- Average water and sewerage bill in England and Wales set to fall by £17 to £397 in April
- Northumbrian, Southern and Wessex customers set for biggest reductions
- CCW says many households can ‘supercharge’ savings by switching to a meter
- Marks the start of new 5-year package of lower bills and increased investment
- Only 6 in 10 households currently think their water charges are fair – CCW research
Lower water bills are in the pipeline for millions of households this spring but customers are being urged to act now to supercharge their savings.
CCW – the voice for water consumers – wants customers to take full advantage of a 4 per cent reduction in the average water and sewerage bill in England and Wales from 1 April 2020.The new charges were confirmed by Water UK today (Thursday) and will see the average bill fall by about £17 to £397.
It marks the start of a new five-year package that will see the vast majority of water companies reducing bills, while pumping more investment into the services consumers value most.
Changes to bills will vary considerably across the country and what customers end up paying will look very different depending on their supplier and individual circumstances. But it will still provide a shot in the arm for many of the three million customers who say they struggle to afford the most essential utility.
And CCW says now is the ideal time for customers to see whether they could soak up even bigger savings by trialing a water meter.
Andy White, CCW’s Senior Policy Manager, said: “Many households don’t feel they get a fair deal from their water company but over the next five years customers are set to receive more for their money – and we want them to take full advantage.”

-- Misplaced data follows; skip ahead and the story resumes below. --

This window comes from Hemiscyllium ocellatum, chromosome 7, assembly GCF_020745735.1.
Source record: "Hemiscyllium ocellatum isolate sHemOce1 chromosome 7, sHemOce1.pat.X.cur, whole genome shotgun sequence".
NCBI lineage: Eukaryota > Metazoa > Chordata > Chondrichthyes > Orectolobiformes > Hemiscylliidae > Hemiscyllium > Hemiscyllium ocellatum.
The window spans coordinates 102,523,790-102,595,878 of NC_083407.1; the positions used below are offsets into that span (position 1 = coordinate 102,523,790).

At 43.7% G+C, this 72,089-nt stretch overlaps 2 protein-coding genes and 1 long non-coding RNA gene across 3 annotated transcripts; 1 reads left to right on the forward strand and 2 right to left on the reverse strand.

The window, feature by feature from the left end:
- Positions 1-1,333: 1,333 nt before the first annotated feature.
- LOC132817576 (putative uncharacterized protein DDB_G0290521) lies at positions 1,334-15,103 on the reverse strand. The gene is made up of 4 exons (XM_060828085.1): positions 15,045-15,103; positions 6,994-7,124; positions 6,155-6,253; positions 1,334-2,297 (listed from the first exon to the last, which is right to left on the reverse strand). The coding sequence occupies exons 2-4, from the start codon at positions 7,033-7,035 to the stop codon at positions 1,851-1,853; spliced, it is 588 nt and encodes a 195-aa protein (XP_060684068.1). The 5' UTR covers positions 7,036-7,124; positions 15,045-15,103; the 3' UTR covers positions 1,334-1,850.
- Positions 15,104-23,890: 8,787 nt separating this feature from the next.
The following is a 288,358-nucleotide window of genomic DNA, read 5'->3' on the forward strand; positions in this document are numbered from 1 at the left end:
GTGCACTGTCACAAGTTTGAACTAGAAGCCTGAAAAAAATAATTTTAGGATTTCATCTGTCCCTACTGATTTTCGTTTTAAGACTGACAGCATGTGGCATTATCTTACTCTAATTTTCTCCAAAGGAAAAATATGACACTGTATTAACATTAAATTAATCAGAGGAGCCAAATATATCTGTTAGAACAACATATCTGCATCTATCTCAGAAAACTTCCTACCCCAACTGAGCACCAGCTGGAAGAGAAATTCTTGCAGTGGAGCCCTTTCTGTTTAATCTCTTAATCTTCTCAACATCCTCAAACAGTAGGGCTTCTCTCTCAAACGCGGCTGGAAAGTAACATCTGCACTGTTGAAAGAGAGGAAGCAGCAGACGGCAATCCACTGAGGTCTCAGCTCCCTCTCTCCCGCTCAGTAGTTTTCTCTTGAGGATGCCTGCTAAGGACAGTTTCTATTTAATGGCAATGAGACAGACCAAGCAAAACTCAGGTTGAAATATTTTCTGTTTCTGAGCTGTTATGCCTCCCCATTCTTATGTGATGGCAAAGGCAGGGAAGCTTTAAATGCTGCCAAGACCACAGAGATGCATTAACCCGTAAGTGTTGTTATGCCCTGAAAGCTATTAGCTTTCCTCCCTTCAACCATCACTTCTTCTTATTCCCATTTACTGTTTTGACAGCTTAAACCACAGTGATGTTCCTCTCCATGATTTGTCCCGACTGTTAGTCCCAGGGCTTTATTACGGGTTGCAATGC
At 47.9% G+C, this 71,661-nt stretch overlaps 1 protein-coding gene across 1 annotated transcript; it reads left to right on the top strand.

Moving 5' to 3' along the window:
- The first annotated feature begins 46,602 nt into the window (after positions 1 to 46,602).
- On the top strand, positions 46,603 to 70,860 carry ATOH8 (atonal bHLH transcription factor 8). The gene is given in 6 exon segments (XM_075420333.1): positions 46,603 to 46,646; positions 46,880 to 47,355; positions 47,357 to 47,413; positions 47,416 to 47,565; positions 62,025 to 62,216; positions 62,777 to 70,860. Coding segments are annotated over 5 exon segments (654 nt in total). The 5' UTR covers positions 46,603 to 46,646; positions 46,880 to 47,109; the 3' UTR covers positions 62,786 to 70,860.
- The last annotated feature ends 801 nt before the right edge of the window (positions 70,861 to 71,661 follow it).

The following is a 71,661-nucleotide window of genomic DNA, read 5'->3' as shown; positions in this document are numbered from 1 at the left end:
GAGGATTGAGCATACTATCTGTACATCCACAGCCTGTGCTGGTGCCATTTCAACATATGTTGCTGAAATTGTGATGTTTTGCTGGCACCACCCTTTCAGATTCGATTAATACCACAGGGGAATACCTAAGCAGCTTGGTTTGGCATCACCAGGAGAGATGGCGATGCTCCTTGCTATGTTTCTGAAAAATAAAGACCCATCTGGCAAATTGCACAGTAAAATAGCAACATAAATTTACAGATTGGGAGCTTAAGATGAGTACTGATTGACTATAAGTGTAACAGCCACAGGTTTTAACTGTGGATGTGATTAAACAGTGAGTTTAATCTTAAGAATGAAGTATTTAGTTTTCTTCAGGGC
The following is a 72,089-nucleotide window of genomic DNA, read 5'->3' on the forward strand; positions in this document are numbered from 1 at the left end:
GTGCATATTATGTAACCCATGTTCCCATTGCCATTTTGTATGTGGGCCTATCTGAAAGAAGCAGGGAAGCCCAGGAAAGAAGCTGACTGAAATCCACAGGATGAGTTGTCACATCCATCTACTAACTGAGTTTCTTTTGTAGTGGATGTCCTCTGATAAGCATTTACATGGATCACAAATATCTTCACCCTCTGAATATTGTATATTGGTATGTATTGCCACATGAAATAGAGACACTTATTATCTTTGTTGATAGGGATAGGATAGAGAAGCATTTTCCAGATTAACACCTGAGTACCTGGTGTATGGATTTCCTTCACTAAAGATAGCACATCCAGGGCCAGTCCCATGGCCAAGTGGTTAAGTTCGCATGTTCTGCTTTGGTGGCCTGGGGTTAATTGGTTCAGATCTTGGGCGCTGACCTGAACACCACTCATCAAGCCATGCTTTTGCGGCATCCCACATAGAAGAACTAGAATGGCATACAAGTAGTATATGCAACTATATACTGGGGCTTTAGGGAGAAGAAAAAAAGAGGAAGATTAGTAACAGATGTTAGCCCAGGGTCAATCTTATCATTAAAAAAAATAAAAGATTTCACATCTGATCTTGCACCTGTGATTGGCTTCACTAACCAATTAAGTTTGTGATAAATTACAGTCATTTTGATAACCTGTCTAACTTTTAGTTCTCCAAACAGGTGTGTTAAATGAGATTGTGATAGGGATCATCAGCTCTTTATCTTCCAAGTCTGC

“There are still millions of households who could tap into savings by switching to a meter or cut their bills if they’re on a low income by signing up to their company’s social tariff.”
Switching to a meter is often the simplest way to save and some customers find they can slash their water bills by more than £100 a year. Most companies will usually give customers up to 2 years to trial a meter and switch back if they are worse off or unhappy.
CCW has a popular online water meter calculator where people can quickly check to see if they might be better off before taking the plunge. Last year customers using the calculator identified potential savings worth £19.6 million.
Customers can also take advantage of water-saving freebies offered by their water company, which can help them save money – as well as water – if they already pay metered charges.Low-income households should also check to see if they’re eligible for their water company’s social tariff.
These schemes can substantially reduce the bills of cash-strapped customers by as much as 90 per cent in some cases. Customers can explore the range of financial assistance schemes available by contacting their water company or visiting CCW’s website www.ccwater.org.uk